The remedy -- a general reassertion of that right -- is the only rational response to the facts that Stevens presents state by state. His book may even set the stage for something truly revolutionary, perhaps even repeal of the pernicious and un-American Doctrine of Sovereign Immunity on which these more specific official evasions of responsibility rely.
There are only four or five Completely Indispensable books in the world. Richard Stevens has managed to add another one to their number.
L. Neil Smith,
author The Probability Broach, Pallas, and The Mitzvah (with Aaron Zelman)
How I wish that the information in this book were not true. Nevertheless, this book speaks to the irrefutable truth: police do very little to prevent violent crime. We investigate crime after the fact. I applaud Richard Stevens for his tremendous research and his courage to tell this truth.
Former Sheriff of Graham County, Arizona
For those good-hearted citizens who believe the police should and will protect them and their families, Dial 911 and Die is a sobering heads-up. Nowhere in our nation do the police have the duty or the capability to protect most of Americans. Dial 911 and Die documents the case law and statutes that drive home that we are responsible for protecting ourselves and our loved ones.
Edgar A. Suter, MD
National Chair, Doctors for Integrity in Policy Research Inc.
Dial 911 and Die is a book that will open your eyes -- and possibly even save your life, or the life of someone you love. It should be required reading for anyone who doesn't realize that he has primary, if not sole, responsibility for protecting and defending himself.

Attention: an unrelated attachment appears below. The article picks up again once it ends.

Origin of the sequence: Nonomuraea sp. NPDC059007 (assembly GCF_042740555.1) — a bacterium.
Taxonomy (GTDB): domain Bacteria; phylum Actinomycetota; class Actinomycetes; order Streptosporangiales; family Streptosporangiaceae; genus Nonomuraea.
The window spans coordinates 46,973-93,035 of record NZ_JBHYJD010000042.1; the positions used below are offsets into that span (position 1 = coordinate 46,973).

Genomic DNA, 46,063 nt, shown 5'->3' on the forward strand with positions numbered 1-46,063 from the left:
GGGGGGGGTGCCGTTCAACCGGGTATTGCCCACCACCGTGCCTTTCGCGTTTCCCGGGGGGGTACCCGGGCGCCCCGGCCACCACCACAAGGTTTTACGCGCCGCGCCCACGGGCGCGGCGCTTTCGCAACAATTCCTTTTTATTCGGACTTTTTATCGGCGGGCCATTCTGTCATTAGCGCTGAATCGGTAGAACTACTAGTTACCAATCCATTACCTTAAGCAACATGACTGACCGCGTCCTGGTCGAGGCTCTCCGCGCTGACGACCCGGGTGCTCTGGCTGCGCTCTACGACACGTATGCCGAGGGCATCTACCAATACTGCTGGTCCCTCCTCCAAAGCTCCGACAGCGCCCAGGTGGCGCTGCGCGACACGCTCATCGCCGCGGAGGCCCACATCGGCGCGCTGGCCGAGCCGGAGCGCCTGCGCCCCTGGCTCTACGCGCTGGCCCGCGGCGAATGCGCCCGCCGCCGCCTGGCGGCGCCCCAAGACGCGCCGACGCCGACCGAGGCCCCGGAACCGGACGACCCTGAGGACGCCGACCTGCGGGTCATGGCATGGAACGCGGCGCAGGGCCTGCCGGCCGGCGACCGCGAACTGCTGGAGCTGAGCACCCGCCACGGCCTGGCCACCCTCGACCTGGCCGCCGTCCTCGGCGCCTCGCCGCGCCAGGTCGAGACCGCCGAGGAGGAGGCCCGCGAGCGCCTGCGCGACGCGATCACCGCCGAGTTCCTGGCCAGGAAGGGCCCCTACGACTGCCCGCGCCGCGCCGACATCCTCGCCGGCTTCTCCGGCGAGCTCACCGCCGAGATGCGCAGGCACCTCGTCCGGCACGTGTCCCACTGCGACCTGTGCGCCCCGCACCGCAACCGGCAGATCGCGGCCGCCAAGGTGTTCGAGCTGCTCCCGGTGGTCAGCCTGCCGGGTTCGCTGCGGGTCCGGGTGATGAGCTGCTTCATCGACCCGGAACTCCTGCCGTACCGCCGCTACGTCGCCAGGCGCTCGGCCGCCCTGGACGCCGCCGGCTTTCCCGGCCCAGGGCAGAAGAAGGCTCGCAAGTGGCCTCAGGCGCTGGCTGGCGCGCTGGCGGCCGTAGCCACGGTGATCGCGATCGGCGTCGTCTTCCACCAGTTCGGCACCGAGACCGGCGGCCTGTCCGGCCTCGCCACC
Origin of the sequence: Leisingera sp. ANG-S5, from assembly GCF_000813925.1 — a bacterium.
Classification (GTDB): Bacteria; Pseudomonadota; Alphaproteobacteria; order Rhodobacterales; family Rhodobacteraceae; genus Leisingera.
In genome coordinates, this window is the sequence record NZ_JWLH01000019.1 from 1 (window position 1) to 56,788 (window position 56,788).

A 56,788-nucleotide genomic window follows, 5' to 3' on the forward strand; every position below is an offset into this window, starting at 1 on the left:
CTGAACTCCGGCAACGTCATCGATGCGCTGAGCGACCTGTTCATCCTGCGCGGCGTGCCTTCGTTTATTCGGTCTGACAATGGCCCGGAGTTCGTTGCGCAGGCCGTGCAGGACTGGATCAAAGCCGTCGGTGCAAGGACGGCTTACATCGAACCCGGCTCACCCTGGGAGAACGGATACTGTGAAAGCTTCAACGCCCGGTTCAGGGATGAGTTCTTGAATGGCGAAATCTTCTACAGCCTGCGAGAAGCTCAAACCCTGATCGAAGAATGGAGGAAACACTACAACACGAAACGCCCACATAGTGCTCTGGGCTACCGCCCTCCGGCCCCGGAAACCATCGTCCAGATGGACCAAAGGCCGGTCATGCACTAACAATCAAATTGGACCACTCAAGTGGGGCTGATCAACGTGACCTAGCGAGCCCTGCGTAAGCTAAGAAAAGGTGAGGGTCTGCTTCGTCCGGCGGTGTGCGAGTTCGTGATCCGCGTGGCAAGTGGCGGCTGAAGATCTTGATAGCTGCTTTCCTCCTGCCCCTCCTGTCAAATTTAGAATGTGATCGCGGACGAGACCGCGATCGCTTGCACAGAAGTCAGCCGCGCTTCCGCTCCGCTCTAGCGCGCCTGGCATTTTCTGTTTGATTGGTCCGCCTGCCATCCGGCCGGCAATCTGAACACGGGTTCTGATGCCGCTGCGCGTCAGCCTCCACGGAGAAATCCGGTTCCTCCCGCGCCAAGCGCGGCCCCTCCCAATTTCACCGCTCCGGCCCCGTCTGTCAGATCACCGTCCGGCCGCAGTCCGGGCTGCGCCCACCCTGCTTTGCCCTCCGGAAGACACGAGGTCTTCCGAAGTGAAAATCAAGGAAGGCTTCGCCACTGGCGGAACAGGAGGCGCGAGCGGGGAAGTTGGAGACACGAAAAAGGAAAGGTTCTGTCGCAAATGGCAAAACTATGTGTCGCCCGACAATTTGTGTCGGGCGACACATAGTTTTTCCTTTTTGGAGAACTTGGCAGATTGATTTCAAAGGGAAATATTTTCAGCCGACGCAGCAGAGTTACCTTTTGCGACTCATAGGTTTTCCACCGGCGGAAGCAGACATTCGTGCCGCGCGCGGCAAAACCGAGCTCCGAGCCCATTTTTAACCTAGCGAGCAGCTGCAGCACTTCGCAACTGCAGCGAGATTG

Dial 911 and Die presents a compelling argument for restoring the individual right of self-defense. But it's also a compelling argument for reforming, if not revoking, the legal doctrines of "sovereign immunity" and "public duty", or for privatizing emergency services.
While government has no duty to protect people, or even to prevent crime and apprehend criminals, it has arrogated to itself the power to disarm them.
Isn't it interesting that a person is a "responsible citizen" if he keeps a cell phone, a fire extinguisher, and a first aid kit handy, but is presumed to be a criminal if he keeps a loaded firearm available for self-defense?
Buy this book for friends and relatives who still believe the police will protect them. If it saves just one life, it's worth it!
Sarah Thompson, MD
author and liberty activist
If you thought the police were required to protect you from violent crime, then think again. Stevens' book dramatically explains the legal reality behind the slogan.
Executive Director, Gun Owners of America